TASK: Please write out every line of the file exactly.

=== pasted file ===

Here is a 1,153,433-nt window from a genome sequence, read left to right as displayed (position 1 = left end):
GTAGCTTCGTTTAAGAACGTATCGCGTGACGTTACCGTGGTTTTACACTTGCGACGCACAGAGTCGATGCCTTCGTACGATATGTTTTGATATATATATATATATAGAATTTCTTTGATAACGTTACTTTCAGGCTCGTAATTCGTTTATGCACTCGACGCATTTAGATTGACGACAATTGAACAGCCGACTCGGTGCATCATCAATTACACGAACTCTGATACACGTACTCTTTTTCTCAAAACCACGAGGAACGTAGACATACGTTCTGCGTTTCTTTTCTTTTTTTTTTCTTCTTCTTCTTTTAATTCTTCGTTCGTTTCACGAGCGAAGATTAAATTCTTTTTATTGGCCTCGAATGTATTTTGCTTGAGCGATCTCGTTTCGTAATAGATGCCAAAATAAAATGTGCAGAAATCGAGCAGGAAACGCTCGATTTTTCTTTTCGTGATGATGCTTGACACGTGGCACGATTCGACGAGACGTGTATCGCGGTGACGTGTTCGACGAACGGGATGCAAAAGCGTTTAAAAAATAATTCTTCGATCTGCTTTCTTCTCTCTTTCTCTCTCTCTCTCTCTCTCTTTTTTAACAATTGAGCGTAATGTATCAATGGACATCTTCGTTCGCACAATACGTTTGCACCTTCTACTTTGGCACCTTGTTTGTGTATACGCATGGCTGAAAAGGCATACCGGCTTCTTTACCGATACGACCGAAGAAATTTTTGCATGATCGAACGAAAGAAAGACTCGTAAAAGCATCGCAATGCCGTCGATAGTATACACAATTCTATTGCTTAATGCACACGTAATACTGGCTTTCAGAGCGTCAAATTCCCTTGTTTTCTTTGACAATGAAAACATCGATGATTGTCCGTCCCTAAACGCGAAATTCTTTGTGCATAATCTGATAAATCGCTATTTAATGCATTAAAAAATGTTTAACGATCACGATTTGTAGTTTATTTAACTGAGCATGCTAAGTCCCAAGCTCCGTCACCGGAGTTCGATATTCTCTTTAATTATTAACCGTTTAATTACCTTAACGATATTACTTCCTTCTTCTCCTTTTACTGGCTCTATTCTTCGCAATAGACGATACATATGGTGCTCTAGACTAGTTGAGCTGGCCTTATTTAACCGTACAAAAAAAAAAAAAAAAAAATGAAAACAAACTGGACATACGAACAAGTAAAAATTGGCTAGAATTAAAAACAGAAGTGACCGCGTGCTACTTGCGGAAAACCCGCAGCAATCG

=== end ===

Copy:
Here is a 1,153,433-nt window from a genome sequence, read left to right as displayed (position 1 = left end):
GTAGCTTCGTTTAAGAACGTATCGCGTGACGTTACCGTGGTTTTACACTTGCGACGCACAGAGTCGATGCCTTCGTACGATATGTTTTGATATATATATATATATAGAATTTCTTTGATAACGTTACTTTCAGGCTCGTAATTCGTTTATGCACTCGACGCATTTAGATTGACGACAATTGAACAGCCGACTCGGTGCATCATCAATTACACGAACTCTGATACACGTACTCTTTTTCTCAAAACCACGAGGAACGTAGACATACGTTCTGCGTTTCTTTTCTTTTTTTTTTCTTCTTCTTCTTTTAATTCTTCGTTCGTTTCACGAGCGAAGATTAAATTCTTTTTATTGGCCTCGAATGTATTTTGCTTGAGCGATCTCGTTTCGTAATAGATGCCAAAATAAAATGTGCAGAAATCGAGCAGGAAACGCTCGATTTTTCTTTTCGTGATGATGCTTGACACGTGGCACGATTCGACGAGACGTGTATCGCGGTGACGTGTTCGACGAACGGGATGCAAAAGCGTTTAAAAAATAATTCTTCGATCTGCTTTCTTCTCTCTTTCTCTCTCTCTCTCTCTCTCTTTTTTAACAATTGAGCGTAATGTATCAATGGACATCTTCGTTCGCACAATACGTTTGCACCTTCTACTTTGGCACCTTGTTTGTGTATACGCATGGCTGAAAAGGCATACCGGCTTCTTTACCGATACGACCGAAGAAATTTTTGCATGATCGAACGAAAGAAAGACTCGTAAAAGCATCGCAATGCCGTCGATAGTATACACAATTCTATTGCTTAATGCACACGTAATACTGGCTTTCAGAGCGTCAAATTCCCTTGTTTTCTTTGACAATGAAAACATCGATGATTGTCCGTCCCTAAACGCGAAATTCTTTGTGCATAATCTGATAAATCGCTATTTAATGCATTAAAAAATGTTTAACGATCACGATTTGTAGTTTATTTAACTGAGCATGCTAAGTCCCAAGCTCCGTCACCGGAGTTCGATATTCTCTTTAATTATTAACCGTTTAATTACCTTAACGATATTACTTCCTTCTTCTCCTTTTACTGGCTCTATTCTTCGCAATAGACGATACATATGGTGCTCTAGACTAGTTGAGCTGGCCTTATTTAACCGTACAAAAAAAAAAAAAAAAAAATGAAAACAAACTGGACATACGAACAAGTAAAAATTGGCTAGAATTAAAAACAGAAGTGACCGCGTGCTACTTGCGGAAAACCCGCAGCAATCG